I'll preface this by saying I've never tried this in a real world application myself, but I was curious and found some instructions for creating quick harnesses out of webbing from a web search.
I want to add that I am in no way endorsing this for climbing or prolonged use beyond a static hang or an emergency situation. I've heard and read that rope/webbing harnesses can be quite painful and can possibly cause injury if someone were to fall in them, due to lack of padding.
The first way I found is from the American Alpine Institute blog, which, half-way down the page mentions the diaper sling shown below, and then another alternative called the Swiss Seat shown in a Youtube video or similarly here.
The next is called a Diaper Sling. From here:
You'll need one piece of 1-inch tubular webbing. The length will vary
depending on the size of your waist and thighs but 12-feet is usually
Create a loop out of the sling by tying the ends together with a Water
With the loop horizontal (parallel to the ground) run the top half of
the loop across the small of your back, and the lower half of the loop
below your buttocks. Keep the knot towards the front so that it is
smooth against your back and thighs.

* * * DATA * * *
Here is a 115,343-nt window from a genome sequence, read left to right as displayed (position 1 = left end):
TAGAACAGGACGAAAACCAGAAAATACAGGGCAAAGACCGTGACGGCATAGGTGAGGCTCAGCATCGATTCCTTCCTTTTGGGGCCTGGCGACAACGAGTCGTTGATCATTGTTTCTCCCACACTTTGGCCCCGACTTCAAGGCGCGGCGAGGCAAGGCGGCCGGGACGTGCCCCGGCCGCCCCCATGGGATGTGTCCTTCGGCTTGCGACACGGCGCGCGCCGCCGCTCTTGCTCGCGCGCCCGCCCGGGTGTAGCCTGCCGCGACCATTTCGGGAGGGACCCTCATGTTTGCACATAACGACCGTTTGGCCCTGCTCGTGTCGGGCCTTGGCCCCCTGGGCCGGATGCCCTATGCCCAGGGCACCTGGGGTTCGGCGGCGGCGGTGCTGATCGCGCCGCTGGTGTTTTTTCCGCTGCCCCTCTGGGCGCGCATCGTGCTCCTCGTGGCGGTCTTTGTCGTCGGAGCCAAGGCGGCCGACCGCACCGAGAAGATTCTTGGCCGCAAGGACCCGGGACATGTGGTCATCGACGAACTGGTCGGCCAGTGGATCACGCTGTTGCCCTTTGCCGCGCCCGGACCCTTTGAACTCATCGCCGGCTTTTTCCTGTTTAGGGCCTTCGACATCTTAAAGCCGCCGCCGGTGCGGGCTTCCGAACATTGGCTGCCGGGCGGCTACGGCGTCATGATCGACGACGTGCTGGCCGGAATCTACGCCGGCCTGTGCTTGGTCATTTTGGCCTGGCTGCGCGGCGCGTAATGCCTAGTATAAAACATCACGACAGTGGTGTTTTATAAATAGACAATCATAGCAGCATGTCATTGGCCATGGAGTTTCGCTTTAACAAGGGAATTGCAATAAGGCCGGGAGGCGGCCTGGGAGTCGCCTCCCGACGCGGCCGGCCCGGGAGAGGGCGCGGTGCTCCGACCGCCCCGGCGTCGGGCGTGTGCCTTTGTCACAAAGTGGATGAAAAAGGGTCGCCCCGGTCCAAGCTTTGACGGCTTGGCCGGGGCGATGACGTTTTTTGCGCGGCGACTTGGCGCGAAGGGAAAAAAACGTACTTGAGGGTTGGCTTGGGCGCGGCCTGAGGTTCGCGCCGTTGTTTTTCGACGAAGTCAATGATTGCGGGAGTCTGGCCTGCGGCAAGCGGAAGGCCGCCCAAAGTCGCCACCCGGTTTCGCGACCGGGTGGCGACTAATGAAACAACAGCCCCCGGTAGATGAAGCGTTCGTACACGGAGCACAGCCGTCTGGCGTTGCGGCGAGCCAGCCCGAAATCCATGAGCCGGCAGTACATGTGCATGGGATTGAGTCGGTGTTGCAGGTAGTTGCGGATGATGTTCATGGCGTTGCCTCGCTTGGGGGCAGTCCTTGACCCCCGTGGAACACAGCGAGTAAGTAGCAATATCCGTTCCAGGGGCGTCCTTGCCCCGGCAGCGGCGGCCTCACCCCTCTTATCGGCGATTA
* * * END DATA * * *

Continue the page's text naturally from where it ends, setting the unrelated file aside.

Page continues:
Then, reach between your legs, to grab the lower loop and pull it in
between your thighs. Keep holding on to the original loop!
Finally, clip the whole mess together.
Ta-da.... you have created a diaper sling.
I used the instructions to create a test diaper sling myself, and it seems like it would hold me, but if i really needed a harness I'd probably opt to spend the time making the Swiss Seat.
As I mentioned above, mountaineering harnesses can be little more than stitched webbing with some added thickness which might be a better alternative if this is going to be more than a one time use.
One last comment addressing your question. I don't know your exact use case, but using rope while crossing streams/rivers is generally risky business. For example, "The two hikers had tied themselves onto a rope that had been placed across the stream earlier this summer. They lost their footing and were pulled under by the current." Though there are techniques to use rope and anchors to successfully cross streams/rivers, when misused the rope can get pulled into the water, creating lots of drag and usually taking whoever is attached right off their feet. You might be quite experienced with this, so I'm just leaving this as a general fair warning.